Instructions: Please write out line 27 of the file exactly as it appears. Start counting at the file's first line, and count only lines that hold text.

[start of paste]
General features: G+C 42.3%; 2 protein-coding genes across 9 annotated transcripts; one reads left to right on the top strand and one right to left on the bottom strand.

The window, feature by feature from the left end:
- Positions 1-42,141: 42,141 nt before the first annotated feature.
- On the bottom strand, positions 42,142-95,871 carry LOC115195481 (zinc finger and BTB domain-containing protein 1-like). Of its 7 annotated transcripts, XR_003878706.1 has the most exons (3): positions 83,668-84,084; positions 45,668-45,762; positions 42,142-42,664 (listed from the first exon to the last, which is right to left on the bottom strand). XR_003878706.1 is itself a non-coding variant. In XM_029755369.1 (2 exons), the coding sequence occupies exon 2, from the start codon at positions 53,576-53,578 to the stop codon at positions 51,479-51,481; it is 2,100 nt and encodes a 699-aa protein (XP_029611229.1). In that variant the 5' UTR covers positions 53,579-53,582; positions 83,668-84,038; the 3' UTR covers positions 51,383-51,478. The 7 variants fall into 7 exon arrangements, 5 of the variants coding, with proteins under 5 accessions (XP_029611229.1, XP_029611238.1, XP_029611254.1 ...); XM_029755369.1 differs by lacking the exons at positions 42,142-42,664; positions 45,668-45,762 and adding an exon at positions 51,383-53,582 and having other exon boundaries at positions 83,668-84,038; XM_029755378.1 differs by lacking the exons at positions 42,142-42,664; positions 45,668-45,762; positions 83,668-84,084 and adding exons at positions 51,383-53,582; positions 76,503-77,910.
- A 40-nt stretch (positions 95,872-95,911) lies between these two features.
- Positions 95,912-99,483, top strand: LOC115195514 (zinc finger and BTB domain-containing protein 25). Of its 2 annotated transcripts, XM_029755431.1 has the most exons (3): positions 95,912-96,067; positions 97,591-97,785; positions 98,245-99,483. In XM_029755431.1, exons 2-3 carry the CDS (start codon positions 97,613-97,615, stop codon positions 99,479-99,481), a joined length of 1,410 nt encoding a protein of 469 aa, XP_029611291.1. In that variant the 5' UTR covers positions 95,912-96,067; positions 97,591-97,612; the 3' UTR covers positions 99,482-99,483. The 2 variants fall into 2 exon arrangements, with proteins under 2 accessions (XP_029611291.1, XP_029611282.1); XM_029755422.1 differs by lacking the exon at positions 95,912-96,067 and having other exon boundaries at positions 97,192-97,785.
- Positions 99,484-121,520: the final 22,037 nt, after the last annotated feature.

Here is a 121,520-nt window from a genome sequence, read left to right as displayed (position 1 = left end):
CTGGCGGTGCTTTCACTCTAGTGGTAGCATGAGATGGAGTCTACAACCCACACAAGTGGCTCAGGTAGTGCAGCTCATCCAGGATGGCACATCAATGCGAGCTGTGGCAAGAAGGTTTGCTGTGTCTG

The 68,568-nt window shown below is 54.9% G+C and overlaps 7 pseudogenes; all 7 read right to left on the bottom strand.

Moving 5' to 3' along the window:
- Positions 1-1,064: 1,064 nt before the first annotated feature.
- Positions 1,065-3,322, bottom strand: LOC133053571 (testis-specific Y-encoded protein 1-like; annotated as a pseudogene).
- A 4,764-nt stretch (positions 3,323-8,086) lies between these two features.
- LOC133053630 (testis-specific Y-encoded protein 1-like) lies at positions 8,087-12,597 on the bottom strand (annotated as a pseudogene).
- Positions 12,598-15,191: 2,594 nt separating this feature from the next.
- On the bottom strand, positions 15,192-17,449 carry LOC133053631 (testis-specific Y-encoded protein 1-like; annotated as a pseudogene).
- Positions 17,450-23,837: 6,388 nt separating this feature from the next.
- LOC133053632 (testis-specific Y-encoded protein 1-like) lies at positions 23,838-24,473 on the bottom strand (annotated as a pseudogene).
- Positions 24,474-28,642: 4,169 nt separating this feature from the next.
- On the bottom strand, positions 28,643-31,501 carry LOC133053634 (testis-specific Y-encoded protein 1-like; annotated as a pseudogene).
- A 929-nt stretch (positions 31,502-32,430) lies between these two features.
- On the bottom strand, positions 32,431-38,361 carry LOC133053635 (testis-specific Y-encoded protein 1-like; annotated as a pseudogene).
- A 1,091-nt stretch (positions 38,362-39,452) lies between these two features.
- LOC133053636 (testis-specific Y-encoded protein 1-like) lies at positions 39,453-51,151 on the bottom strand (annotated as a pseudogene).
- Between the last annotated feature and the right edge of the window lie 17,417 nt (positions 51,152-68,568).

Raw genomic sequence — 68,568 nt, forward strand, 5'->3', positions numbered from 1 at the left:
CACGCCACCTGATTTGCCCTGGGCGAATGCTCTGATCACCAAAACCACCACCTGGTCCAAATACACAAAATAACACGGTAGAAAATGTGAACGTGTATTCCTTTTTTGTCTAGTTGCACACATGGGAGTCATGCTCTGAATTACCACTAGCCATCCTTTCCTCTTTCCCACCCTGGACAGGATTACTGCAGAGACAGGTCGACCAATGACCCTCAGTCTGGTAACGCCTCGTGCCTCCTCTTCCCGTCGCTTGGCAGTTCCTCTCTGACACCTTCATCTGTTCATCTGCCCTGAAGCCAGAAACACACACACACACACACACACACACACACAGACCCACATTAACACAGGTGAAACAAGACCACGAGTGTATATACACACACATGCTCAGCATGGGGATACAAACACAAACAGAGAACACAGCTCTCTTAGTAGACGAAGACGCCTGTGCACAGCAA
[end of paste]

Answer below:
Raw genomic sequence — 68,568 nt, forward strand, 5'->3', positions numbered from 1 at the left: